So which was it? Was the promise to David conditional or unconditional? This is where you have to put your New Testament glasses on because God’s promise ultimately rests on Christ’s fulfillment, David’s son, David’s heir. He ultimately, Jesus ultimately fulfills the conditions set forth in Deuteronomy 17 and 1 Kings 2, so the promise ultimately rests on Christ who is the king. At the same time, that doesn’t mean Solomon’s actions are irrelevant, because while the Davidic covenant itself rests on Christ’s obedience, the enjoyment of the blessings of the covenant are tied to Solomon’s obedience.

He says do this that you may prosper in all you do, wherever you may go. So we might say there is a temporal and ultimate dimension that we see played out here. So while God’s promise is rooted in grace, it does not make works inconsequential. It does not lend itself to let us sin so that grace may abound. No, Solomon’s actions, Solomon’s character is still hugely consequential for Israel, just as David’s character was hugely consequential for Israel. The king’s character would still be decisive in whether there is peace or instability, whether there is discontinuity or continuity between the enjoyment of what God has promised and what Israel experiences.

That leads us to the next point, and that’s the king’s character, then the king’s charge, in verses 5 through 9. This is a struggle for us, I think, when we read this, David’s final instructions, his final instructions are an order of execution.

So what do we make of this charge to Solomon to ensure the execution of Joab and Shimei? He says you know what Joab did to me, you know what Shimei did to me, by the way. Now how do we understand this? Was David just biding his time? Was he just waiting? Is this… You really get kind of disappointed. You think, David, really? You’re going to end your days with a heart of bitterness?

I remember reading about this episode of Shimei just cursing him, throwing stones at him and thinking, oh, man, what restraint, what mercy David has. Then I came to this passage and I thought, no, it kind of ruins the story, just pulling on our heartstrings.

So what is this? Is this personal vengeance that David’s too cowardly to carry out himself? Or was this the necessary elimination of an internal threat in order to secure the kingdom? There’s some disagreement about it.

Let’s look at what these two men did. You have Joab. He killed Abner, 2 Samuel 3, to avenge the killing of his brother. He killed Amasa in a time of peace for blood that had been shed in war. Both killings were calculated and cold-blooded. It’s kind of like a movie. Literally, you see Joab. He goes and he pulls them aside and he’s got the knife right here, he just wants to talk to him and just [sound effect], there you go. Calculating, cold-blooded. They were about personal vengeance and they happened during a time of peace, so there was blood guilt on Joab.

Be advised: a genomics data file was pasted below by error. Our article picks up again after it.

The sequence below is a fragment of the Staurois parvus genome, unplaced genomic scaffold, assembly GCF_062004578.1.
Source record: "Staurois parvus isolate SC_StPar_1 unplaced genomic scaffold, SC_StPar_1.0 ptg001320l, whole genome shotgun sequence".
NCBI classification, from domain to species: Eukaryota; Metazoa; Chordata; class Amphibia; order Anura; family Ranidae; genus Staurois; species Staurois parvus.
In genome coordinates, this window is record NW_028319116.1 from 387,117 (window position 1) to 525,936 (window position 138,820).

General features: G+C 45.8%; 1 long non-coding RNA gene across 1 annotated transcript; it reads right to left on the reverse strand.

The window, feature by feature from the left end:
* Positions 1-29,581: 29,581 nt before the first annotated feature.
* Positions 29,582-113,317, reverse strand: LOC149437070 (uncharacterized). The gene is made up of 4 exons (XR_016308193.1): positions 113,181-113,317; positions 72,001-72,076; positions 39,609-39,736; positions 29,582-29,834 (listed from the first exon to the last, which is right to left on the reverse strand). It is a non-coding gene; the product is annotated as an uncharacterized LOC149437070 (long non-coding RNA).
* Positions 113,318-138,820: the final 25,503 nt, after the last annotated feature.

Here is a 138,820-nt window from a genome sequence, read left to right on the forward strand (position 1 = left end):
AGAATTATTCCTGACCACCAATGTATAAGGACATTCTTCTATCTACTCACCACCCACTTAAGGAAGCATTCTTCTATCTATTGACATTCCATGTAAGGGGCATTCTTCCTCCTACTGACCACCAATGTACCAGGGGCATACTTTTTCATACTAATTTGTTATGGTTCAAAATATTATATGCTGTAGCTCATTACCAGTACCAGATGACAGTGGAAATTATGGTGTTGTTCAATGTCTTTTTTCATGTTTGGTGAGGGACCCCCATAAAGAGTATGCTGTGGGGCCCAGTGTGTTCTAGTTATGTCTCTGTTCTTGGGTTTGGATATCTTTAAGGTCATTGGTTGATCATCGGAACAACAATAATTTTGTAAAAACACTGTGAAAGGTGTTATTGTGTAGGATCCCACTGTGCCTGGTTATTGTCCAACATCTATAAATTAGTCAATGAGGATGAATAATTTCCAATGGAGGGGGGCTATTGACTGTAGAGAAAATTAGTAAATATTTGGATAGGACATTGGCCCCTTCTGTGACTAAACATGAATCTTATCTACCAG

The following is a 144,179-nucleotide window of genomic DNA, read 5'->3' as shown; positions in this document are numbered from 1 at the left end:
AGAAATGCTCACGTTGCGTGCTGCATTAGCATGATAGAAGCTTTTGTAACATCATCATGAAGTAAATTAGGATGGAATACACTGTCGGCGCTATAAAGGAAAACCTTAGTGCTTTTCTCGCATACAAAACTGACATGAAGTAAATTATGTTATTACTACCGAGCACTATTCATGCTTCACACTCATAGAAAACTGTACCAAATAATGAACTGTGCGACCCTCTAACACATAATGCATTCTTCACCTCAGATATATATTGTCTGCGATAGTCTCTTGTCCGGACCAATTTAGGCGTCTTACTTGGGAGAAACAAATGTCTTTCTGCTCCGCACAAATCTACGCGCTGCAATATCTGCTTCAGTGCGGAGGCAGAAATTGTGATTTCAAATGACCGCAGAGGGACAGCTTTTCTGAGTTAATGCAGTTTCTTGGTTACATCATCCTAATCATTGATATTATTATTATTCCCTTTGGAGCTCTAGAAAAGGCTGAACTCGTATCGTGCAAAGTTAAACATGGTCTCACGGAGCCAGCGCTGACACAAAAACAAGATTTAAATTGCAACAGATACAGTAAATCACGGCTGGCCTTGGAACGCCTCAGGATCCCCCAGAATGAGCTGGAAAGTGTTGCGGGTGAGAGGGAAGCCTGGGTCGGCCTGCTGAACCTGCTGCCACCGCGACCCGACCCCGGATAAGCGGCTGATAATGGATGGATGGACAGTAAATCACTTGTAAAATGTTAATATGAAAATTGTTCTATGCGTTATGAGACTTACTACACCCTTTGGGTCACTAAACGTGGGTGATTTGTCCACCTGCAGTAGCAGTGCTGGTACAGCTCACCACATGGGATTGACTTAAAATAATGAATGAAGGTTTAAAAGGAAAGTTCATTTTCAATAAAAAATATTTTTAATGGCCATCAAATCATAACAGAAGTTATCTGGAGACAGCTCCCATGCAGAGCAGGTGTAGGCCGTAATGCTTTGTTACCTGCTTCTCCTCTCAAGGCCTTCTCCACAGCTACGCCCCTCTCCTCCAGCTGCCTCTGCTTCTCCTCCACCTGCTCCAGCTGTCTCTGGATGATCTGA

That’s what it means when it says he stained the belt around his waist and sandals on his feet. Then you have Shimei. When David was fleeing Absalom, Shimei comes out, he meets him on the road, and he just starts cussing at David and throws stones at him and flings dust on him. Shimei blames David for Saul’s death, for Jonathan’s death. Instead of striking him down, David takes it as God’s rebuke.

But here he says to Solomon in the final chapter, you must deal with these two men. Do not let them go to the grave in peace, but he says do it according to your own wisdom. In other words, Solomon, I’m not going to tell you how you are to do this. It’s interesting how this unfolds and Joel will pick up on that next week, but David says they must not be allowed to live without the consequences of their actions. They must not be allowed to go down into the grave in peace.

So what do we do with David’s order here? Well, here’s my humble take. Whatever mixed motives David might have had, I think the over-arching motivation here surrounds the establishment of the kingdom of God.

Joab had no regard for the commands of God during a time of peace, but he engaged in personal vengeance. So you think about this. This is a high crime. This is like a general who just takes matters into his own hands. Peace has been achieved and then he has this axe to grind, this personal vengeance, and he takes matters into his own hands. What happens when a general does that? Well, he undermines the kingdom itself.

So this is grand scale insubordination, not only to the king but to God Himself that required a reckoning.

Shimei profaned David, and in doing that he despised the Lord’s anointed and the office that God had established. These mens’ actions, they displayed a total disregard for God’s law, and moreover they represented an ongoing threat to the throne in Israel. So as uncomfortable as this makes us, as uncomfortable as this makes us, there had to be a purging, a purging must happen.

So what we see here is a conflict that must occur if the kingdom is going to be firmly established in Israel. So we can make the argument that David is acting as a shepherd king to purge sin and rebellion for the sake of Israel. There’s a clearing away of those who do evil and who is charged with doing this work of the clearing away? Who is charged with it? The king is charged. He, Solomon, is now to take on the task of executing righteousness and justice in the kingdom.

You have this twofold dimension for Solomon’s kingship. He is a king who is to be faithful to God’s Word. He is a king who is to execute justice and righteousness, to overthrow sin and rebellion. You can see the task before him, and certainly the bells go off and you begin to think we can make the connection to Christ Himself.